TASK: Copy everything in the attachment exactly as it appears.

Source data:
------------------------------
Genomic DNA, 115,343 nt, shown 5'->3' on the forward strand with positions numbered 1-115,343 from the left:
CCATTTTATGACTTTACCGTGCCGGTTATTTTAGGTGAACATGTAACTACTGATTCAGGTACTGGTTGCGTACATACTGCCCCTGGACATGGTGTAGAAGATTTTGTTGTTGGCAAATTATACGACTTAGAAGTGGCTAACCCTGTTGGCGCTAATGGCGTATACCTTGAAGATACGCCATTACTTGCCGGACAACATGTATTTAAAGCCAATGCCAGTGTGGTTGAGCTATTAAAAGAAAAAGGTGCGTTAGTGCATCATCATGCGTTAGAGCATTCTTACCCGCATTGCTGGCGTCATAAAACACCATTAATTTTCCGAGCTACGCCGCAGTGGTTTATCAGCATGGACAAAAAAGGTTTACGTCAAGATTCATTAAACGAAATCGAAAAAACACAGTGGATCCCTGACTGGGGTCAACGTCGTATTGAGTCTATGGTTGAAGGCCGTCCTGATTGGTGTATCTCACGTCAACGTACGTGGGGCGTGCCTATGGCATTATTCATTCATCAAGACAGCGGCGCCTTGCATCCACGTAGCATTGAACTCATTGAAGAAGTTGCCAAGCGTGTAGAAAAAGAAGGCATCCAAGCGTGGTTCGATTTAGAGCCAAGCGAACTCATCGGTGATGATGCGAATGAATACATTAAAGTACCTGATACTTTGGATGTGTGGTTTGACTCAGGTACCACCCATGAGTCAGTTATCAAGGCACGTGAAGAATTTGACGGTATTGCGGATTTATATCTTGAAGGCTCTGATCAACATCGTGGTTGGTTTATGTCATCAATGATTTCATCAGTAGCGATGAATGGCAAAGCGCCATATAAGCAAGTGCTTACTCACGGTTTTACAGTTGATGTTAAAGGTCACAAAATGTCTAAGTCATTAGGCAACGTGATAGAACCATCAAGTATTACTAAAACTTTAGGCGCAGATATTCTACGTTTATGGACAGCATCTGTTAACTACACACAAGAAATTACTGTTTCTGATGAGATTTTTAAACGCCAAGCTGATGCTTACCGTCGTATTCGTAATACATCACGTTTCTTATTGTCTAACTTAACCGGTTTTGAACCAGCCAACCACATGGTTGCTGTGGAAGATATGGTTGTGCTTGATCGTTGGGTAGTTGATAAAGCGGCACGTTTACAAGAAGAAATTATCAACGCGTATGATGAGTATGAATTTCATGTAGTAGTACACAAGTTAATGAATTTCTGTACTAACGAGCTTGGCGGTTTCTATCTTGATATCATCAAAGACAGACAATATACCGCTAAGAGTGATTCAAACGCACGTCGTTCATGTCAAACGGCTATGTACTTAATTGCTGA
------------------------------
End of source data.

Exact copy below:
Genomic DNA, 115,343 nt, shown 5'->3' on the forward strand with positions numbered 1-115,343 from the left:
CCATTTTATGACTTTACCGTGCCGGTTATTTTAGGTGAACATGTAACTACTGATTCAGGTACTGGTTGCGTACATACTGCCCCTGGACATGGTGTAGAAGATTTTGTTGTTGGCAAATTATACGACTTAGAAGTGGCTAACCCTGTTGGCGCTAATGGCGTATACCTTGAAGATACGCCATTACTTGCCGGACAACATGTATTTAAAGCCAATGCCAGTGTGGTTGAGCTATTAAAAGAAAAAGGTGCGTTAGTGCATCATCATGCGTTAGAGCATTCTTACCCGCATTGCTGGCGTCATAAAACACCATTAATTTTCCGAGCTACGCCGCAGTGGTTTATCAGCATGGACAAAAAAGGTTTACGTCAAGATTCATTAAACGAAATCGAAAAAACACAGTGGATCCCTGACTGGGGTCAACGTCGTATTGAGTCTATGGTTGAAGGCCGTCCTGATTGGTGTATCTCACGTCAACGTACGTGGGGCGTGCCTATGGCATTATTCATTCATCAAGACAGCGGCGCCTTGCATCCACGTAGCATTGAACTCATTGAAGAAGTTGCCAAGCGTGTAGAAAAAGAAGGCATCCAAGCGTGGTTCGATTTAGAGCCAAGCGAACTCATCGGTGATGATGCGAATGAATACATTAAAGTACCTGATACTTTGGATGTGTGGTTTGACTCAGGTACCACCCATGAGTCAGTTATCAAGGCACGTGAAGAATTTGACGGTATTGCGGATTTATATCTTGAAGGCTCTGATCAACATCGTGGTTGGTTTATGTCATCAATGATTTCATCAGTAGCGATGAATGGCAAAGCGCCATATAAGCAAGTGCTTACTCACGGTTTTACAGTTGATGTTAAAGGTCACAAAATGTCTAAGTCATTAGGCAACGTGATAGAACCATCAAGTATTACTAAAACTTTAGGCGCAGATATTCTACGTTTATGGACAGCATCTGTTAACTACACACAAGAAATTACTGTTTCTGATGAGATTTTTAAACGCCAAGCTGATGCTTACCGTCGTATTCGTAATACATCACGTTTCTTATTGTCTAACTTAACCGGTTTTGAACCAGCCAACCACATGGTTGCTGTGGAAGATATGGTTGTGCTTGATCGTTGGGTAGTTGATAAAGCGGCACGTTTACAAGAAGAAATTATCAACGCGTATGATGAGTATGAATTTCATGTAGTAGTACACAAGTTAATGAATTTCTGTACTAACGAGCTTGGCGGTTTCTATCTTGATATCATCAAAGACAGACAATATACCGCTAAGAGTGATTCAAACGCACGTCGTTCATGTCAAACGGCTATGTACTTAATTGCTGA